- what happens if the person is not confident that they can even manage
these things (doesn't remember what they are and might well miss one of
them - but particularly one that means that we still might technically
have a brocha, just not one that does the job that it is supposed to do
of fulfilling his obligation).

One might say - what's the problem?  Even if we are following Rabbi Yose
if one makes the best guess one can and one gets it wrong, and one has
not actually managed to fulfil his obligation - still, if one tries to
say the brocha, one after all might get it right, so isn't it better to
try (and if one estimates that one is more likely to get it right by
saying the brocha in English, one should try that)?

Well, the first problem is summed up in a gemora (Brochas 33a) "Rabbi
Yochanan and Reish Lakish both said Anyone who says a brocha sheano
tzricha [that is not necessary] is over on the prohibition "lo tisa"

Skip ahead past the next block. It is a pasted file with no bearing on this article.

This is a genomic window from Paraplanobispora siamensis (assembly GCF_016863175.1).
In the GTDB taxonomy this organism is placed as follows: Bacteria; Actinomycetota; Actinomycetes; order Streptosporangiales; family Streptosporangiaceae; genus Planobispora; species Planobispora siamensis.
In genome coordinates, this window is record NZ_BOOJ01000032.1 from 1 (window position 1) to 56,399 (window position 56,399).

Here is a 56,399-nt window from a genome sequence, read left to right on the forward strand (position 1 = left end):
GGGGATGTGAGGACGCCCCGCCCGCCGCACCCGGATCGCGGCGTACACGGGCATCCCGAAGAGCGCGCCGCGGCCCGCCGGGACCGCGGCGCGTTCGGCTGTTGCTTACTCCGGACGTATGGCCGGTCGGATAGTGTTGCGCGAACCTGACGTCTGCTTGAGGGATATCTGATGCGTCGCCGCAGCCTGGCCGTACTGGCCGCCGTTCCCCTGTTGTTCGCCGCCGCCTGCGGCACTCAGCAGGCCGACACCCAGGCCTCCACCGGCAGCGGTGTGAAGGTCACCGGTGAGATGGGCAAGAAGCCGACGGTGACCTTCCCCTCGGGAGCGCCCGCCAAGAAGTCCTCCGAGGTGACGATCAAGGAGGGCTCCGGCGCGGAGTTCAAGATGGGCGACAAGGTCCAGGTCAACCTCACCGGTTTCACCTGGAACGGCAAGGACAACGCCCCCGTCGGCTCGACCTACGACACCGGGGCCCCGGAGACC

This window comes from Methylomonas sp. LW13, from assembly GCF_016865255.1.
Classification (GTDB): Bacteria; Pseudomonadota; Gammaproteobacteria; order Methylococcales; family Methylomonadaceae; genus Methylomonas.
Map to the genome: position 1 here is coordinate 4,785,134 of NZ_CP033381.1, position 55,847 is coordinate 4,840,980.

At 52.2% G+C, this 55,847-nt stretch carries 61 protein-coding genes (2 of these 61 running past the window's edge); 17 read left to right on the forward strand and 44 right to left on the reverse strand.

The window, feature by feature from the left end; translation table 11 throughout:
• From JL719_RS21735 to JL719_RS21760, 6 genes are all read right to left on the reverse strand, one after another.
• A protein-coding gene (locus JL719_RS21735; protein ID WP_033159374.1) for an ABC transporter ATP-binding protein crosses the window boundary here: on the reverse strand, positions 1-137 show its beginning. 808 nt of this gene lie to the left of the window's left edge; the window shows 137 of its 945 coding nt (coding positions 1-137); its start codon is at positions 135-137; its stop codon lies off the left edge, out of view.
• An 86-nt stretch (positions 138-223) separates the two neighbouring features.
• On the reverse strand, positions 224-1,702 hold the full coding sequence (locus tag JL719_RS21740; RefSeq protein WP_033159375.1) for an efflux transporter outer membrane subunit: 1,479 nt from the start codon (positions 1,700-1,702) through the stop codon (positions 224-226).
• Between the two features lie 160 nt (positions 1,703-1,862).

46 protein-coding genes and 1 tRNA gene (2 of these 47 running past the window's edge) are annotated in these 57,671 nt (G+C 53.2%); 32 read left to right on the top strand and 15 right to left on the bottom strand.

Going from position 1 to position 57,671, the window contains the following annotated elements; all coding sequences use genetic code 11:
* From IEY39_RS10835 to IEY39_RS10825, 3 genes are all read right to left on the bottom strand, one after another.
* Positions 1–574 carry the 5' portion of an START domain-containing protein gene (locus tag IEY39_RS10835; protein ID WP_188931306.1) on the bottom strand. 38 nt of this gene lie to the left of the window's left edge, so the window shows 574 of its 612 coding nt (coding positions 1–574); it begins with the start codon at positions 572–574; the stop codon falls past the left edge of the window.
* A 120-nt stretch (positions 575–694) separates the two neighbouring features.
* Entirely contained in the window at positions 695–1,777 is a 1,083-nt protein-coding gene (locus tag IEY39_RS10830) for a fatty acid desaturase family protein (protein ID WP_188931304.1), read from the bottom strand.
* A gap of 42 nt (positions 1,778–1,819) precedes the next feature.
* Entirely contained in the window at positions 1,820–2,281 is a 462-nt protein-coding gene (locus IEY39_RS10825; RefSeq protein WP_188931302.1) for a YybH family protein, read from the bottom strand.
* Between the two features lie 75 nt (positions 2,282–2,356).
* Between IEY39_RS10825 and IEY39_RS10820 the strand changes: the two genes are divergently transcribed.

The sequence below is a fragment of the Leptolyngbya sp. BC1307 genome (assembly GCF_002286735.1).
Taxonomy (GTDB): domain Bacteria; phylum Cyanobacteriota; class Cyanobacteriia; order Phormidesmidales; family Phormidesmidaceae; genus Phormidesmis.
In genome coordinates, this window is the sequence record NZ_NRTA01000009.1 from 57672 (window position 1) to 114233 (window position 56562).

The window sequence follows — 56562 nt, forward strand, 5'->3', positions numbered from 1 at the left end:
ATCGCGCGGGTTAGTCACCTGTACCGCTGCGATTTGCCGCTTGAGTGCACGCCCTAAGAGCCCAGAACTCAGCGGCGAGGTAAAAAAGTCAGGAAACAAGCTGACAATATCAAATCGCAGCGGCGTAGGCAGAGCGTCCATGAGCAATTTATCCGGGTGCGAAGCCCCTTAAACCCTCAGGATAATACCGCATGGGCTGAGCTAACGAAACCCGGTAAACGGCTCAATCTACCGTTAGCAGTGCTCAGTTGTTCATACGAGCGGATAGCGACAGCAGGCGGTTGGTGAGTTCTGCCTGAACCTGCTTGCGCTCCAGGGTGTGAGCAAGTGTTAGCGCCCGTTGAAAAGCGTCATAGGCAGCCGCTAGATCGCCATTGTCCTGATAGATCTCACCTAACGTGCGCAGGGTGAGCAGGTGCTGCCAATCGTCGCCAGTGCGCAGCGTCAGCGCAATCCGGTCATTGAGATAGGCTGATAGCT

"[not to take Hashem's name in vain, as found in Shemot 20:7]

Now there is a basic machlokus rishonim as to whether this is in fact a
d'orisa prohibition (as it would seem to be on the face of it) or
whether in fact it is a d'rabbanan prohibition and the reference to the
pasuk in Shmos is just an asmuchta [support that the rabbis used to
enact the prohibition]

The Rambam quotes it pretty straight (see hilchos brochas perek 1
halacha 15 and hilchos shavuos perek 12 halacha 9).  However Tosphos in
Rosh Hashona daf 33a s'v "ha" (in the middle, ie the discussion of this
particular point really begins with the wide lines) hold that in fact it
is merely a rabbinic prohibition ( and see also the Rosh in the first
perek of Kiddushin who also holds this way).  [Note that the description
here of the machlokus is based on the view of the Magen Avraham in Orech
Chaim, siman 215, si'if katan 6 - there are a number of achronim who
attempt to argue that in fact the Rambam also held that it was
d'rabbanan, see the discussion in the Sde Chemed (Mareches beis ois

So the first risk is that one might be over on a torah prohibition in
one's attempt to get it right, and maybe it is better to say nothing,
because maybe one will be saying a brocha sheano tzricha.  And maybe
what one will say might be deemed not to be a brocha at all, but if
still using HaShem's name, it would seem clearly to fit within the